How To Build A Brand To Last

Levi's is 145 years old and going strong


There are some brands that not only survive throughout decades of societal and technological change but thrive with the times. Admittedly, Levi Strauss & Co. has it easy in terms of technological change, with clothing one of the few areas of life left (almost entirely) untouched by the digital revolution. Its staying power is impressive, though, and there is almost no recent period of fashion on which Levi's hasn't left some sort of mark. At the recent Chief Marketing Officer Summit this March 20 & 21 in San Francisco, Levi's' Chief Marketing Officer of Global Brands, Jen Sey, talked the audience through how the iconic brand built itself to last.

Though Levi Strauss & Co. has been around for 164 for years, "The brand Levi's has actually been around for 145 years," Jen explains. "So I feel particularly equipped to talk about how to build a brand that lasts because there aren't that many brands that have been around for 145 years!" And Jen opens her presentation by discussing the power and importance of storytelling in not just branding but in society. People remember stories far more readily than they remember details or brand messages, and it's the stories that carry Levi's historic brand from country to country as the decades pass.

Despite being a fashion brand, Levi's has managed to position itself where almost every brand would ideally want to be: at the center of culture, while not turning off the fringes. It does so through timeless products and mainstream marketing campaigns, alongside progressive social responsibility policies and a commitment to inclusion. Gary O'Neil, former creative director for J.C. Penney, said: “Levi’s has become a brand titan that scales across lifestyle, gender … this allows retailers to cast a broad net that captures a diverse customer base.”

"We were born in San Francisco, created in California, we are authentically American," Jen says. "We sell jeans in 110 markets around the world, but we tell stories about the best of what it is to be American, even in today's world when sometimes that feels like it's in question. We tell stories about optimism, inclusion, forward-thinking, and joy. That's what Levi's is about." The branding behind Levi's is so strong that it barely has to alter its message to appeal in different markets. Even if it tried to, the brand is so intimately tied to America that ridding it of the association would be difficult.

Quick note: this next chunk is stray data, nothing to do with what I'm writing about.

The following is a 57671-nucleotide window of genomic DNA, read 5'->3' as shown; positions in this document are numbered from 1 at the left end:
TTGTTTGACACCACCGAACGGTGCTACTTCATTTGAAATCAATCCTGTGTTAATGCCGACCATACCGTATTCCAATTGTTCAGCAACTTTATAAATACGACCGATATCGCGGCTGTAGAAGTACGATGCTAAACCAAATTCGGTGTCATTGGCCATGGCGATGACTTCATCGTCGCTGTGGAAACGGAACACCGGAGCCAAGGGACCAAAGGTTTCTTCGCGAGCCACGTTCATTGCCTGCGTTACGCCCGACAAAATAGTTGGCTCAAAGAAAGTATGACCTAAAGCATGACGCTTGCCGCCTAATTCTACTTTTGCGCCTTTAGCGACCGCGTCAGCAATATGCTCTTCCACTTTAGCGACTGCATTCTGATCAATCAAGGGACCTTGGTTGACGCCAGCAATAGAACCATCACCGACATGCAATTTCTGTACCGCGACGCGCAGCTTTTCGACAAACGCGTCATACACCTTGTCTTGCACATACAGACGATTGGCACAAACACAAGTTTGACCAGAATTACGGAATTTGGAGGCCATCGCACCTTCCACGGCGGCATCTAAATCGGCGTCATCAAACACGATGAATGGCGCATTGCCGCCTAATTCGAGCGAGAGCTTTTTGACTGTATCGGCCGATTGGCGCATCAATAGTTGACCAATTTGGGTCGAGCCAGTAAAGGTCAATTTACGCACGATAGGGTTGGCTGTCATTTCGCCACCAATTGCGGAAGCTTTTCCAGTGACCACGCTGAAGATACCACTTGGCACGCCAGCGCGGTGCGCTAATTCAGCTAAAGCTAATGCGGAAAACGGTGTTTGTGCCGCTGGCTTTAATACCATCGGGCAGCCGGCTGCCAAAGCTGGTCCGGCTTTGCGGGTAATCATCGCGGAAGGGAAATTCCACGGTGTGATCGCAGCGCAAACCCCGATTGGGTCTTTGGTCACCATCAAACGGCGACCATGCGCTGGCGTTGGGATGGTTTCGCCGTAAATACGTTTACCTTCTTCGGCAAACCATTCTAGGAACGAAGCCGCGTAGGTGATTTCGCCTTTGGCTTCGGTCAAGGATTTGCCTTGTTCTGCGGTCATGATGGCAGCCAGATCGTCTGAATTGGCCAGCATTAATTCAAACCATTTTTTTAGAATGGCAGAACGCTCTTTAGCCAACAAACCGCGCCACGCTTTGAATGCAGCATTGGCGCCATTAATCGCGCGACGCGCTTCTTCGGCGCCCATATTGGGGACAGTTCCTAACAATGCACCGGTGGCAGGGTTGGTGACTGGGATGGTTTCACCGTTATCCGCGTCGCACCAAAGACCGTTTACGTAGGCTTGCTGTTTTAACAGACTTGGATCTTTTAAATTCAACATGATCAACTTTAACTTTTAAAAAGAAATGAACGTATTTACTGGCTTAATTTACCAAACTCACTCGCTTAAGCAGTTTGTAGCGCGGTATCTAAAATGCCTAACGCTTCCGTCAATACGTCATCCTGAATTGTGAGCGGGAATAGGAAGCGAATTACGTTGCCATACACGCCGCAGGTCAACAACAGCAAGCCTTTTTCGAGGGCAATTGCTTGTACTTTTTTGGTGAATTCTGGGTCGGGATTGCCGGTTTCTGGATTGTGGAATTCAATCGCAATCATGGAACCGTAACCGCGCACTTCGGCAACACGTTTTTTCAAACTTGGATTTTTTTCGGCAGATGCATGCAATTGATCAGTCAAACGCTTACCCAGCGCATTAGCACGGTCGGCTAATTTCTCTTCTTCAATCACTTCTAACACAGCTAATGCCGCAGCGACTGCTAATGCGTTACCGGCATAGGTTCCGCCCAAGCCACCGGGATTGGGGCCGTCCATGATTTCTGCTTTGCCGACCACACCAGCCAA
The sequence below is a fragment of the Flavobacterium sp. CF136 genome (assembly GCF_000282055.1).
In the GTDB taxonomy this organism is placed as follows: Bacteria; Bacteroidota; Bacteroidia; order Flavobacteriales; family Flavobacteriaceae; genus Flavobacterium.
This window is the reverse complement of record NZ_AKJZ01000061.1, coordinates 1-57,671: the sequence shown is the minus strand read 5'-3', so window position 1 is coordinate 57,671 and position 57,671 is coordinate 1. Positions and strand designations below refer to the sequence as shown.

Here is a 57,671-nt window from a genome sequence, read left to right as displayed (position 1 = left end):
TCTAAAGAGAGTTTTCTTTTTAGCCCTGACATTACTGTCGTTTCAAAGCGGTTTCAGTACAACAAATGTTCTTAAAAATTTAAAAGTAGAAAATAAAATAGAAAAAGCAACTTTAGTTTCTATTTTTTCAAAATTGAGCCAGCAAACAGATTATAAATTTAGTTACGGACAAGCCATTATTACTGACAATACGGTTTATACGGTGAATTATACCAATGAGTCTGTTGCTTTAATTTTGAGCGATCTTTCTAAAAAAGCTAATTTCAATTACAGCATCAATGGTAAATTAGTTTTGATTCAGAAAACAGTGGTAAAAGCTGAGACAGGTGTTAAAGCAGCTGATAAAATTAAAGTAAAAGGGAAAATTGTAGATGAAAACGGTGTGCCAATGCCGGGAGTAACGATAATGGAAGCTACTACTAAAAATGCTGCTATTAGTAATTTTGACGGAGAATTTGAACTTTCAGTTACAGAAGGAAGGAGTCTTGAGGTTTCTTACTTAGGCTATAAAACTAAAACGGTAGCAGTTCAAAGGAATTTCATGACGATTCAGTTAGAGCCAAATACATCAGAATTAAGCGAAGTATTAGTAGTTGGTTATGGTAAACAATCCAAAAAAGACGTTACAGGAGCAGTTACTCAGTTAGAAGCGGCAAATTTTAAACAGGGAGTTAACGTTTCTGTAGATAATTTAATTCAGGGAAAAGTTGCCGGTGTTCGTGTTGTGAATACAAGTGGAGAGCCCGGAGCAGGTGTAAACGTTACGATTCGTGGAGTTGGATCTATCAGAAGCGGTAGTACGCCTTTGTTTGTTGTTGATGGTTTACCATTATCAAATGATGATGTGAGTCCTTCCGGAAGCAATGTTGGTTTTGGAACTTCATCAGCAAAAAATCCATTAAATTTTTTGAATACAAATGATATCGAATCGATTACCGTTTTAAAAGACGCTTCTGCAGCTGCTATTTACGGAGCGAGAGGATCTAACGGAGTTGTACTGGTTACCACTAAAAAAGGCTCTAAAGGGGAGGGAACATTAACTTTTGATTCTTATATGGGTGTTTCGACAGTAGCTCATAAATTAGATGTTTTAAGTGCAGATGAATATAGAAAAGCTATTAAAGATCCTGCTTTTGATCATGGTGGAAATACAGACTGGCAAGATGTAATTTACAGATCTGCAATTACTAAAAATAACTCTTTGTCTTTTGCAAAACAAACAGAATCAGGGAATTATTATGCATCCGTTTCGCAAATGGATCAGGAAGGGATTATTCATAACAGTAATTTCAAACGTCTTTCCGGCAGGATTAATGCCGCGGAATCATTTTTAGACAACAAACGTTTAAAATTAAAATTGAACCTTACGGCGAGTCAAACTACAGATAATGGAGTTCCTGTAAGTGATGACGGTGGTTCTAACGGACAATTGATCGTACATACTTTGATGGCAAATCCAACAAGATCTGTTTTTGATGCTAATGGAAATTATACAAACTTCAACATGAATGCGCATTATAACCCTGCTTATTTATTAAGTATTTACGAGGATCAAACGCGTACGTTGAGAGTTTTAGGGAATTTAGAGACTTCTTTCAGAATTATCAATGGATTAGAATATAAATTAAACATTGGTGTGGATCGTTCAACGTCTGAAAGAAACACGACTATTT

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One thing Levi's has excelled at is connecting its changing storytelling with its long and rich history. The messages may change with the times, but the brand behind it remains consistent. It is a company that knows it's strengths. "For us," Jen explains, "[success] is by being at the center of culture. I will admit to you that there are times, in our fear of being old, and our fear of not being cool, we've chased the edge of culture and not been at the center of things - that is inauthentic and it does not work for us. We have struggled in those moments."

Levi's brand building owes a great deal to its history, and it's been consistent in reinforcing its authenticity throughout. What started as built-to-last workwear during the California gold rush became a symbol of rebellion among the USA's post-war teenagers, something about it resonating with disparate groups over the course of a century and a half. As Jen notes, the 501 jean is "timeless," and Levi's' commitment to its most historically popular products is undoubtedly part of its success.

“What has kept Levi’s in the forefront of the ever-changing jean world is their market research— how they test product with a variety of diverse retailers and use that feedback to address various fits, washes, and fashion elements to stay current,” says Billy Rudnick, general merchandising manager for New York retailer Dr. Jays. “But they never go too far into the gimmicks that have misled many good companies.” One example Jen gives is of a recent jean released that is a twist on the classic 501 - Levi's flagship product. Through studying jeans found in thrift stores, Levi's found that their customers have been shortening the jeans and tapering them to slightly alter the style, and so it decided to give them what they wanted with a new product. The brand has evolved rather than reinvented and has held onto its historical authenticity as a result.

You can't hot-wire authenticity, and Levi's is a gleaming example of branding build through consistency and a commitment to quality. As Jeff Fromm, co-author of Marketing to Millennials says: “Brands that create purpose win Millennials’ hearts, and brands that are different and authentic win their minds." Jen's presentation focused on Levi's as a storytelling brand, which builds products for people to create their own stories while wearing. In a world where brands are scrambling for audience engagement, it's the best storytellers that cut through the noise, and Levi's core principle has never been more relevant. After 165 years, the core message of one of America's most iconic brands is as clear as ever before. 

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